Projects in Progress
A selection of HCL projects currently underway
- Ethnographic Portraits: Photographs from Tozzer Library
- Hedda Morrison's Negatives
- Digitization of Poster Collections from Widener Library
- Chinese Rare Books
A project is underway to digitize historical and rare ethnographic portraits of peoples from throughout the world. Tozzer library houses albums and portfolios of photographs of both named and unnamed people, arranged in individual and group portraits, often taken or collected by anthropologists eager to document changing and “disappearing” cultures, and “racial and ethnic types.” Photographers and collectors include ethnographers, scientists, explorers, physicians as well as professional photographers. Some of their names are Prince Roland Bonaparte, A.M. Duggan-Cronin, Jacques-Philippe Potteau, Carl W. Dammann, Carolyn Haskins Gurrey, William Henry Blackmore, William Henry Jackson, Solon I. Bailey, Thomas Barber, Ferdinand V. Hayden, Julius Falkenstein, and Louis Agassiz. The earliest photographs to be digitized as part of this project date from ca. 1850 to 1879. Albums and portfolios selected for this project will be digitized in their entirety, and over 1,000 photographic portraits will be cataloged individually for access in VIA.
A project has commenced to preserve and digitize fragile negatives taken by famed photographer Hedda Hammer Morrison in China during her residence there from 1933 through 1946 and held in the collection of the Harvard-Yenching Library. This project continues an earlier phase of the program to digitize Morrison’s working albums of some 5,000 photographic prints. The original project was funded by the Library Digital Initiative and completed in 2001. A digitized sample of the approximately 5,000 negatives never printed by Morrison revealed previously unknown images of Chiang Kai-shek and Madam Chiang; the ceremony marking Japan’s surrender at the end of World War II; and of the Swedish explorer Sven Hedin in Jehol, the summer home of China’s last imperial family in Manchuria. The archive also includes negatives taken during Morrison’s subsequent trips to China in 1979, 1982, and 1987, and her visits to Japan. Once digitized and catalogued, the entire Morrison archive, comprising some 10,000 images, will be available to scholars around the world. This project is being assisted by Dr. Claire Roberts, currently a Harvard-Yenching Institute Co-ordinate Research Program Scholar, working with Dr. Raymond Lum, Librarian for Western Languages in the Harvard-Yenching Library. View Hedda Morrison’s negatives digitized to date.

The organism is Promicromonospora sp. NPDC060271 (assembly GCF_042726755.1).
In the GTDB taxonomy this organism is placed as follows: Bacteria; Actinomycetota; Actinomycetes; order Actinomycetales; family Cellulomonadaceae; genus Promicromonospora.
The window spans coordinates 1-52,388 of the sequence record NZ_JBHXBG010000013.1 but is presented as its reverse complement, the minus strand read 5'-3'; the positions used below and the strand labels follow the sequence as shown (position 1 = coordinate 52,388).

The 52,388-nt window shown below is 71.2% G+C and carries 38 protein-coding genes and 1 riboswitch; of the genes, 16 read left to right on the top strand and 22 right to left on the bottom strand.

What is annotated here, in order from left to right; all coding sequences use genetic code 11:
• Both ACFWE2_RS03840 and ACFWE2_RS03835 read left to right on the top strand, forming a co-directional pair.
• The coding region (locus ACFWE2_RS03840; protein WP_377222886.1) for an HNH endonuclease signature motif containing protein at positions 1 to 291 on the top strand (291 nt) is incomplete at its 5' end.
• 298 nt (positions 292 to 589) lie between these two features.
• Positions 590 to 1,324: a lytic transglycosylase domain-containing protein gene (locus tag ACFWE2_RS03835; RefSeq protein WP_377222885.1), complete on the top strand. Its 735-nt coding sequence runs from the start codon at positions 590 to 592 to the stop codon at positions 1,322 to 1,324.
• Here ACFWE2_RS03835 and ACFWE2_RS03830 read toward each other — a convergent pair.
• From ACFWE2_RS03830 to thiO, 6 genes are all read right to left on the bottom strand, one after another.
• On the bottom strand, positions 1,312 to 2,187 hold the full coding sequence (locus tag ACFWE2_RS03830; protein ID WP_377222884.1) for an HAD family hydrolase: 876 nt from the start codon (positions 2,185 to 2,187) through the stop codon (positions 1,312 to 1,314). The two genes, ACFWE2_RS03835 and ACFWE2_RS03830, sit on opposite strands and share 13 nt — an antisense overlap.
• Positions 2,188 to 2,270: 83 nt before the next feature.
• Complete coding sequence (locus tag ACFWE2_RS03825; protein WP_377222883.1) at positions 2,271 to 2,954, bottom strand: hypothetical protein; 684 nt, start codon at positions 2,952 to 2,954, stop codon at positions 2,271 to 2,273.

Posters from the Thomas Hill Collection and the James Howard Fraser Collection of Widener Library are being digitized as part of an ongoing effort to provide access to these large and difficult to serve materials. Imaging Services has developed a workflow to create brief catalog records in OLIVIA / VIA based on existing descriptive data, and to create digital reference images. As of February 2011, over 5,200 posters from these collections are available in VIA. The posters span a wide variety of subjects and periods, but two areas of strengths emerge: posters from the German Democratic Republic (1949-1990), documenting the history of the former Soviet occupation zone and East German state from the aftermath of WWII through the first democratic elections following German Reunification, and 3,000 posters from AIDS prevention campaigns from around the world, displaying a wide variety of culturally determined responses and recording the progression and growing acceptance of the pandemic. Thumbnail images of the posters are available without restriction. The large reference images are restricted to the Harvard Community.
In cooperation with the National Library of China, the Harvard-Yenching Library is undertaking a project to digitize its entire 51,500-volume rare book collection. The six-year project will be done in two three-year phases. The first phase, beginning in January 2010, will digitize books from the Song, Yuan and Ming dynasties, which date from about 960 AD to 1644. The second phase, starting in January 2013, will digitize books from the Qing Dynasty, which date from 1644 until 1795. The digitized books will be freely available to scholars around the world.
See Harvard, National Library of China Embark on Digitization Project in the HCL News section.